* patterns of "impending" knowledge loss
* critical knowledge sources/bridges
* how storytelling diffuses knowledge

Once we have a network map of the above activities we can apply various metrics to the map.

Stan has organized a "Midwest KM Community One-Day Meeting in Detroit" on May 22. For my short presentation at this meeting I was going to discuss "innovation at the intersections", but based on this group's interest in the above topics of "validating expertise" and "sharing knowledge" I will change my presentation to cover those. For those who can not attend I will make a PDF of my slides available after the 22nd.

Valdis Krebs
valdis@orgnet.com
http://www.orgnet.com


Hoelting, Emily <emily.hoelting@...>
 

I have a question- I know we have been discussing how one can go about validating the expertise of a person…but how would you go about validating the expertise needed for capabilities of an organization?

 

For example:

 

The expertise needed to be successful in Quality Records Management vs Process Management vs Raw material inspection vs Knowledge Management

 

Or to put it really bluntly…

a job where anyone who could read a text book or screen prompt could execute a success job well vs a job where experience, talent and individual judgment calls were needed. 

 

Is there a tool or any set of questions one could ask to validate this and give you values for each capability you evaluate?

 

 

Emily

 

 

From: Valdis Krebs [mailto:valdis@...]
Sent: Wednesday, April 30, 2008 7:58 AM
To: sikmleaders@...
Subject: [sikmleaders] Validating Expertise + Sharing Knowledge

 

Looks like "validating expertise" and "sharing knowledge" are two
complimentary topics of interest now.

We have looked at both, using social/organizational network analysis
to find...

* emergent [i.e. actually utilized] experts
* isolated [i.e. un-utilized] expertise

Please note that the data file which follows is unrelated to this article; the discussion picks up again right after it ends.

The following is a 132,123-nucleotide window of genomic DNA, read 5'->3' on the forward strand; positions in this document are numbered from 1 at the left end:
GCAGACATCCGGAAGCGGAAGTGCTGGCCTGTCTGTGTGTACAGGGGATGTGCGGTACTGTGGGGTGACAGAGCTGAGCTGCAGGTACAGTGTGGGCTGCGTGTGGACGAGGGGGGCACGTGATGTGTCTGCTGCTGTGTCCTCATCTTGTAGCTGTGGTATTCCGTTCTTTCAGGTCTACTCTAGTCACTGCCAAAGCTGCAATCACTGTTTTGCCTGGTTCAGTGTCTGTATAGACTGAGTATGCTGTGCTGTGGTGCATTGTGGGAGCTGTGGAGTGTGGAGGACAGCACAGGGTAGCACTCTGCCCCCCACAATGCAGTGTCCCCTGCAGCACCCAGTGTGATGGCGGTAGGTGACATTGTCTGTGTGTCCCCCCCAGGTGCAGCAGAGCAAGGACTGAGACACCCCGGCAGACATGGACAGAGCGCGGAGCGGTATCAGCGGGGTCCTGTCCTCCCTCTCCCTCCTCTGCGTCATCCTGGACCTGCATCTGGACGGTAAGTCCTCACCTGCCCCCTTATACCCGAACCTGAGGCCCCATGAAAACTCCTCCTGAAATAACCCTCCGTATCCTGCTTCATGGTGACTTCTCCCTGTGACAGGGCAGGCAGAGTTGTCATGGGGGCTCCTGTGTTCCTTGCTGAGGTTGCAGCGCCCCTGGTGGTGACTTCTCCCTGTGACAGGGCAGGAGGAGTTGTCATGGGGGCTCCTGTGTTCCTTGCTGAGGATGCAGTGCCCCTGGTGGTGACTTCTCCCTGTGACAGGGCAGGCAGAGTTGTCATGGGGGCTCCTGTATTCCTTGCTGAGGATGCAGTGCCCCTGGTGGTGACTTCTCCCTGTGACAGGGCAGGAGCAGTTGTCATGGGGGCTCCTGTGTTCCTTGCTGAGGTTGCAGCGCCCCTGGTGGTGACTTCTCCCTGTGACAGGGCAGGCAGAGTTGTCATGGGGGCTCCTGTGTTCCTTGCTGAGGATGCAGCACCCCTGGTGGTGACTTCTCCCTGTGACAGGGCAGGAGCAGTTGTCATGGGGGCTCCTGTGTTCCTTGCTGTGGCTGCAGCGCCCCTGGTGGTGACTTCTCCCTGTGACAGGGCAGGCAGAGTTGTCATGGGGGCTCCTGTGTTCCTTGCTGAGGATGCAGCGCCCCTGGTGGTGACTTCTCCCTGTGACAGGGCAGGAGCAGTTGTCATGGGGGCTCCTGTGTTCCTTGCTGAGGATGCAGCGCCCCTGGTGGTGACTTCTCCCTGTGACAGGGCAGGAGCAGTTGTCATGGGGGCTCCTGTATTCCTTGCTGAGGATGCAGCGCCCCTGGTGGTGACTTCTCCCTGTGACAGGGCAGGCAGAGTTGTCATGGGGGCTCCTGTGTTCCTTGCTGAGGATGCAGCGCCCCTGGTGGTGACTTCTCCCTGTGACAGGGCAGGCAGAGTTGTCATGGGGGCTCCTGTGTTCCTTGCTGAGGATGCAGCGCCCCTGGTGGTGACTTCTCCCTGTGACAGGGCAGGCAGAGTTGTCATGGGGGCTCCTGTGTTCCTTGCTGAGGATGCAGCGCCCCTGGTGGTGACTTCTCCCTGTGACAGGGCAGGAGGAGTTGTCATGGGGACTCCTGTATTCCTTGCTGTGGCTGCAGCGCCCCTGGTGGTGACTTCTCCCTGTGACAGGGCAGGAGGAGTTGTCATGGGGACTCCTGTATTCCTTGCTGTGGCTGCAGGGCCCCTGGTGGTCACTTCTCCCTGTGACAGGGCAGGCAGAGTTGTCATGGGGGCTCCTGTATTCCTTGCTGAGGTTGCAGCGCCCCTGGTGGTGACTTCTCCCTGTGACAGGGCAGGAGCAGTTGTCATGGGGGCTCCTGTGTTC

* diffusion of specific knowledge
* patterns of knowledge sharing/transfer
* foci of knowledge hoarding
* patterns of "impending" knowledge loss
* critical knowledge sources/bridges
* how storytelling diffuses knowledge

Once we have a network map of the above activities we can apply
various metrics to the map.

Stan has organized a "Midwest KM Community One-Day Meeting in Detroit"
on May 22. For my short presentation at this meeting I was going to
discuss "innovation at the intersections", but based on this group's
interest in the above topics of "validating expertise" and "sharing
knowledge" I will change my presentation to cover those. For those
who can not attend I will make a PDF of my slides available after the
22nd.

Valdis Krebs
valdis@...
http://www.orgnet.com


Albert Simard <simarda@...>
 

Emily -
 
Sounds like you would like to automate something that requires professional judgement.  That is, use a method applicable to routine knowledge for a more complex process.  
 
As  a scientist, I was required to list and describe all my scientific accomplishments in a prescribed format.  This was then evaluated by a committee of my peers who rapidly sorted the wheat from the chaff and determined my appropriate level in the organizational science hierarchy.  
 
I also participated in many such review groups and was continuously surprised at the relative consistency of the individual reviews, despite broad ranges of scientific disciplines.
 
I don't know how how one could evaluate something like expertise other than with some sort of peer review.
 
Al Simard


Valdis Krebs <valdis@...>
 

In general terms...

The text book jobs would have very few people seeking knowledge from